A day before President Donald Trump was scheduled to hold a campaign rally at Montana to promote Republican candidate for the Senatorial race, Matt Rosendale, the former attacked the latter’s opponent, Sen. Jon Tester (D-MT), on Twitter.

“Ever since his vicious and totally false statements about Admiral Ron Jackson, the highly respected White House Doctor for Obama, Bush & me, Senator John Tester looks to be in big trouble in the Great State of Montana! He behaved worse than the Democrat Mob did with Justice K!” the POTUS wrote Wednesday.

In his tweet, the president alluded to the extensive list of allegations against Jackson, former Trump nominee for the Secretary of the Department of Veterans Affairs, released by Tester’s office in April that included accusations of former President Barrack Obama’s official physician being drunk on the job, over-prescribing pain medication, and creating a hostile work environment, the Washington Post reported.

The allegations in question were made by nearly two dozen military service members who were either working or had worked with Jackson in the past. Although Jackson denied the charges, he ultimately withdrew his candidacy for the coveted governmental post on April 26, 2018.

An anonymous White House official told NPR that an internal White House investigation had revealed there were no documents to corroborate the allegations brought against Jackson and that the administration had discovered evidence to refute two major accusations.

Jon Tester
Sen. Jon Tester (D-MT), listens to testimony during a Senate Homeland Security hearing on Capitol Hill in Washington, D.C., April 10, 2013. Getty Images/ Mark Wilson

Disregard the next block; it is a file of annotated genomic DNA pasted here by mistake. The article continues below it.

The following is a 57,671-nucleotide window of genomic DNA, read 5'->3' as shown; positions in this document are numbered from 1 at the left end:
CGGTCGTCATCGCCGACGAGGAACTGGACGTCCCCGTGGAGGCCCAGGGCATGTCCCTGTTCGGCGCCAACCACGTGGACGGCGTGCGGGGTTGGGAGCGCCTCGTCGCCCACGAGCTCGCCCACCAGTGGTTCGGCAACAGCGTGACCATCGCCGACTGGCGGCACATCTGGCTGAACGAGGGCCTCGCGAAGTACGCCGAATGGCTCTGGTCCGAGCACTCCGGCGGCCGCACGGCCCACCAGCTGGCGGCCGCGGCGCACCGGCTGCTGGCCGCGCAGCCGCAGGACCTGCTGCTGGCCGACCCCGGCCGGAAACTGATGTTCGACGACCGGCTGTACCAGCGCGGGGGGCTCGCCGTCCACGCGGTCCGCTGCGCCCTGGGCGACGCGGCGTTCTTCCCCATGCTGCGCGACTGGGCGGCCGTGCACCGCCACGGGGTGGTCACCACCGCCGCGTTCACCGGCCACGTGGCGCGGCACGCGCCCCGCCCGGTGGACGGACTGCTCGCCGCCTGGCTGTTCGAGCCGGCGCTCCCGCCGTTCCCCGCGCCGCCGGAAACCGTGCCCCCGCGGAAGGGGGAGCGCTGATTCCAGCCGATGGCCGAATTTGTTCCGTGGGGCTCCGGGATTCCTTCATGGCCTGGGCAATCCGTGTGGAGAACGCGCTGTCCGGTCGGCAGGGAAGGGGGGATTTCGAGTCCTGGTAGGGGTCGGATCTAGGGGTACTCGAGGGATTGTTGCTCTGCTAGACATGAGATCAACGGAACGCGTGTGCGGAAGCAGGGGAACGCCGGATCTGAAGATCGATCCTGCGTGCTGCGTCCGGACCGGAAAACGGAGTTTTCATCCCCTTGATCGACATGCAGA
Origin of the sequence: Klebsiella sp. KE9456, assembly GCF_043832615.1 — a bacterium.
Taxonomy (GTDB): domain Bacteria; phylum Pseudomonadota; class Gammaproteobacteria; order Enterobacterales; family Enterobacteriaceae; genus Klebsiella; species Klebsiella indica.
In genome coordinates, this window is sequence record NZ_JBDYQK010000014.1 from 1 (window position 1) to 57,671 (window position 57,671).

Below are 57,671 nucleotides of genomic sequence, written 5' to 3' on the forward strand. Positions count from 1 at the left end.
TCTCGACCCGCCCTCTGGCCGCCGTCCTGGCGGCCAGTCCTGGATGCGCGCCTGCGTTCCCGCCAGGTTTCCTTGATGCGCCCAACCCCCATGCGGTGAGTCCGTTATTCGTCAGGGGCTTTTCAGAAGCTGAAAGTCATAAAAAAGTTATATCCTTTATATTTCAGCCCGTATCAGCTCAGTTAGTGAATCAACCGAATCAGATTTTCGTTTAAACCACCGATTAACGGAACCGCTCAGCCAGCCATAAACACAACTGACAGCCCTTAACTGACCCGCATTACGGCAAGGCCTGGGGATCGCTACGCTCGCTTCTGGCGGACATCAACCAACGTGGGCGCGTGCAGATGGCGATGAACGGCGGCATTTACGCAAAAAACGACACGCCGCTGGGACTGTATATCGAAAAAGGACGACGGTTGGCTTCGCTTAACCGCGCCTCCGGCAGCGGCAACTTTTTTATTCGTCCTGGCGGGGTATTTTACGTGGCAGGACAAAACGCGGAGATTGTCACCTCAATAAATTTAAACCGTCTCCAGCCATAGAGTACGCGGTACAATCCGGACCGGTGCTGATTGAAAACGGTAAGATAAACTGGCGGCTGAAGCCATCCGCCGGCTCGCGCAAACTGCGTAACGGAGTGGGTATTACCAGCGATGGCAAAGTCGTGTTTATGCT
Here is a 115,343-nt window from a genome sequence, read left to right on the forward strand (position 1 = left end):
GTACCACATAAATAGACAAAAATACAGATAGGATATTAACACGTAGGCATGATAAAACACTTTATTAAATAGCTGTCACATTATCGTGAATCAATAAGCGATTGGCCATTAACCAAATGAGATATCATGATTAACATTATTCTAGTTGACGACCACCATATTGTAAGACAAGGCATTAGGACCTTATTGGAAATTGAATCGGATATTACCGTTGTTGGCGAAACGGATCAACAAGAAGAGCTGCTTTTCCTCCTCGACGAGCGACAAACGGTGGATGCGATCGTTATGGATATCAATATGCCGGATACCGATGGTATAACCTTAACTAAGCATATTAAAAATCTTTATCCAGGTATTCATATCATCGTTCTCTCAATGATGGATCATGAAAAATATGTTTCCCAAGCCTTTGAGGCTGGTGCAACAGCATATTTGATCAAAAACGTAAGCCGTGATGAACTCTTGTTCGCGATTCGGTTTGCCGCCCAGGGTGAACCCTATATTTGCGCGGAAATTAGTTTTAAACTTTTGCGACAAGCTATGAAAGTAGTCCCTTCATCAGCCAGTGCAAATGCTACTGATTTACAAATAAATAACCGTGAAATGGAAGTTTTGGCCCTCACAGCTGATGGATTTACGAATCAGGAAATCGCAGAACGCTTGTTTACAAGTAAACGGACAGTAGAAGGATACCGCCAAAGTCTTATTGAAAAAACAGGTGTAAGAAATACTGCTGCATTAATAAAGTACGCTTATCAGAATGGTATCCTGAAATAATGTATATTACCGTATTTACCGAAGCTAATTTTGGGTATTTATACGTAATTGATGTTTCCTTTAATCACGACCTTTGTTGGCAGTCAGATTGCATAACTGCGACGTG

In an interview with Fox News, following Jackson’s withdrawal of his candidacy, Trump warned Tester that he would have a "big price to pay in Montana" for bringing what he claimed were false accusations against his nominee.

"Allegations made by Senator Jon Tester against Admiral/Doctor Ron Jackson are proving false. The Secret Service is unable to confirm [in fact they deny] any of the phony Democrat charges which have absolutely devastated the wonderful Jackson family. Tester should resign,” Trump wrote in a tweet at the time.

Tester was elected to the Montana Senate in 1998. He was chosen as the Montana Senate President in 2005. He went on to become a member of the U.S. Senate in 2006 and was reelected in 2012, according to his website. In September, Tester voted against the confirmation of the-then Supreme Court nominee Brett Kavanaugh, who was accused of sexual assault by three women.

"I have concerns that Judge Kavanaugh defended the PATRIOT Act instead of Montana's privacy. I have concerns about his support for more dark money in politics. I have concerns about who he believes is in charge of making personal health decisions. And I have deep concerns about the allegations of sexual assault against Judge Kavanaugh," Tester said in a statement, explaining why he intended to vote “no.” "Unfortunately, Judge Kavanaugh couldn't find time to discuss these concerns with me in person, so the only information I have is from what he said in his hearings. I'll be voting against him."